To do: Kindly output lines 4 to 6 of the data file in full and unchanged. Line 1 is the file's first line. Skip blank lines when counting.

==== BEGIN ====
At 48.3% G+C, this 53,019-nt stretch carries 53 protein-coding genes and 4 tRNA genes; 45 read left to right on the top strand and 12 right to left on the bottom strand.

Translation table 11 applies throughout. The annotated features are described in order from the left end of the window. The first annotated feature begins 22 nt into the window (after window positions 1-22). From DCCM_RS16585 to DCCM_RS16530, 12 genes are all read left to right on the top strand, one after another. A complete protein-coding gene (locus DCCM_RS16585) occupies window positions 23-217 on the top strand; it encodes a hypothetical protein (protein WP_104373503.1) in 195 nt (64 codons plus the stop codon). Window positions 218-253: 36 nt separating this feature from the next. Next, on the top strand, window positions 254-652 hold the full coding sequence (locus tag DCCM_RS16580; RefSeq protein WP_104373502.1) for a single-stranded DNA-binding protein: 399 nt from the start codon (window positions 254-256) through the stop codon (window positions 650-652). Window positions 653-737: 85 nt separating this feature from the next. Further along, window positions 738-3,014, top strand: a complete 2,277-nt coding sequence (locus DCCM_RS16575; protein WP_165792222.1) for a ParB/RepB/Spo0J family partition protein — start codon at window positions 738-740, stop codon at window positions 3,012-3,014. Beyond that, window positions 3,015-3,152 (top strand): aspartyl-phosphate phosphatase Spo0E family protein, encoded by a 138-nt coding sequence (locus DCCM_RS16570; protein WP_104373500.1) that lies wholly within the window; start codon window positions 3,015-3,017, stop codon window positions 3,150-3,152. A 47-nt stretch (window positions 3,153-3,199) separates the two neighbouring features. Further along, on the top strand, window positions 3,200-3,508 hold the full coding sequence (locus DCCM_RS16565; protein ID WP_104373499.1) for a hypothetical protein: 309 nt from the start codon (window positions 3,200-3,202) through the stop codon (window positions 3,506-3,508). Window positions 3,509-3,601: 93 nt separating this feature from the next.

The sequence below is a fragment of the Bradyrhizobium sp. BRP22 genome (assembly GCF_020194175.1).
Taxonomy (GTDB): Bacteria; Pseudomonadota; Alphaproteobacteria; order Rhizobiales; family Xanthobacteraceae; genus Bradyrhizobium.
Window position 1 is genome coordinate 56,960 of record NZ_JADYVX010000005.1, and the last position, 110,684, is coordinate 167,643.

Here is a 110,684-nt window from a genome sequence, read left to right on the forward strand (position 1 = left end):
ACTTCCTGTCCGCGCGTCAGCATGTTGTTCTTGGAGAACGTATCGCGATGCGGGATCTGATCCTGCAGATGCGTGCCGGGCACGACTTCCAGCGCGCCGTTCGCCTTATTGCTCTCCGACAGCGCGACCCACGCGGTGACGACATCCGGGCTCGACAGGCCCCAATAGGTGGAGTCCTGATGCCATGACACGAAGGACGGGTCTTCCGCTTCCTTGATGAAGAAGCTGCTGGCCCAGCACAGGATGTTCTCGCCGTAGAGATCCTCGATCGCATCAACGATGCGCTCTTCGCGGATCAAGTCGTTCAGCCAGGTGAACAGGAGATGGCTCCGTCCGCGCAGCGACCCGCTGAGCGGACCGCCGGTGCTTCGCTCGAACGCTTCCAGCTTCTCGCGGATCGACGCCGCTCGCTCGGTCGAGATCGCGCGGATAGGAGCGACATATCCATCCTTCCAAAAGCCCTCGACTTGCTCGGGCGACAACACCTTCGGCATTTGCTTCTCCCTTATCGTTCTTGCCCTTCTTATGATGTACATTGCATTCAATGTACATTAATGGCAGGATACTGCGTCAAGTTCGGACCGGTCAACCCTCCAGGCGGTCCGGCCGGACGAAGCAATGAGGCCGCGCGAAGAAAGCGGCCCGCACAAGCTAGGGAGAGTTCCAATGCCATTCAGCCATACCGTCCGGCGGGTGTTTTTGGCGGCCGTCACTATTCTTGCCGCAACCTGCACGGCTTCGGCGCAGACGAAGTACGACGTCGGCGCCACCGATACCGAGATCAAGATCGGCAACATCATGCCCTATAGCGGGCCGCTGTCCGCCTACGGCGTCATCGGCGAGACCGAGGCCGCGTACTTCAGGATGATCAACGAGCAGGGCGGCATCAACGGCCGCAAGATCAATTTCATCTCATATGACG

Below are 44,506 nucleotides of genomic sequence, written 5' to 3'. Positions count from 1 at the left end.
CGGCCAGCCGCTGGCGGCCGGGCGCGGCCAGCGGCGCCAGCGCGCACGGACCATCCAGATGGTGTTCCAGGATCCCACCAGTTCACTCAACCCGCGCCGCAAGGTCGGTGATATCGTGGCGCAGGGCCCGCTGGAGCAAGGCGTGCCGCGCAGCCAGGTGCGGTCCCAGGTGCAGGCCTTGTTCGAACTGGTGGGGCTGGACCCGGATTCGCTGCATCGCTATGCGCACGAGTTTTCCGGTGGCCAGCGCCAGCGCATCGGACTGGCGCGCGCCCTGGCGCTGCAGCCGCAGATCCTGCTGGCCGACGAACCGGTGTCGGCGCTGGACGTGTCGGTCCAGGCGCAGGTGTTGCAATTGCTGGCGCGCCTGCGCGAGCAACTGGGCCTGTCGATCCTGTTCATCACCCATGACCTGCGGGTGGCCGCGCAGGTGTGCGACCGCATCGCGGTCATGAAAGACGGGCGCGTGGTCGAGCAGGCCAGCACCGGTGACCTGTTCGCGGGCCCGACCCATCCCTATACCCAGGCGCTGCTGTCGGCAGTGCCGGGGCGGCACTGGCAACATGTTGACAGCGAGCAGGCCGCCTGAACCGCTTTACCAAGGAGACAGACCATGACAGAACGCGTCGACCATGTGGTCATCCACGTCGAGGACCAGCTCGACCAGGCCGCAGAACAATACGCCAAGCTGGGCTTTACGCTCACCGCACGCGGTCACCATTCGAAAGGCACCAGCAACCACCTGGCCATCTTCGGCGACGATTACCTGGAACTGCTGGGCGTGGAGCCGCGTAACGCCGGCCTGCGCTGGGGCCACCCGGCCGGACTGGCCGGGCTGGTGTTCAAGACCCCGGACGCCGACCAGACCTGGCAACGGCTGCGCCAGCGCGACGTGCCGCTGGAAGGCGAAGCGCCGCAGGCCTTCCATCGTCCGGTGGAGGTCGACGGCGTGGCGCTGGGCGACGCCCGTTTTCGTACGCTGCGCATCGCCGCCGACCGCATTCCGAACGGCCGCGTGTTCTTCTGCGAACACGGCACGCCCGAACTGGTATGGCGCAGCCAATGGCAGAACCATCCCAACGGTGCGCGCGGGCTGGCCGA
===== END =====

Taxonomy (GTDB): Bacteria; Pseudomonadota; Alphaproteobacteria; order Rhizobiales; family Xanthobacteraceae; genus Bradyrhizobium.
Window position 1 is genome coordinate 56,960 of record NZ_JADYVX010000005.1, and the last position, 110,684, is coordinate 167,643.

Here is a 110,684-nt window from a genome sequence, read left to right on the forward strand (position 1 = left end):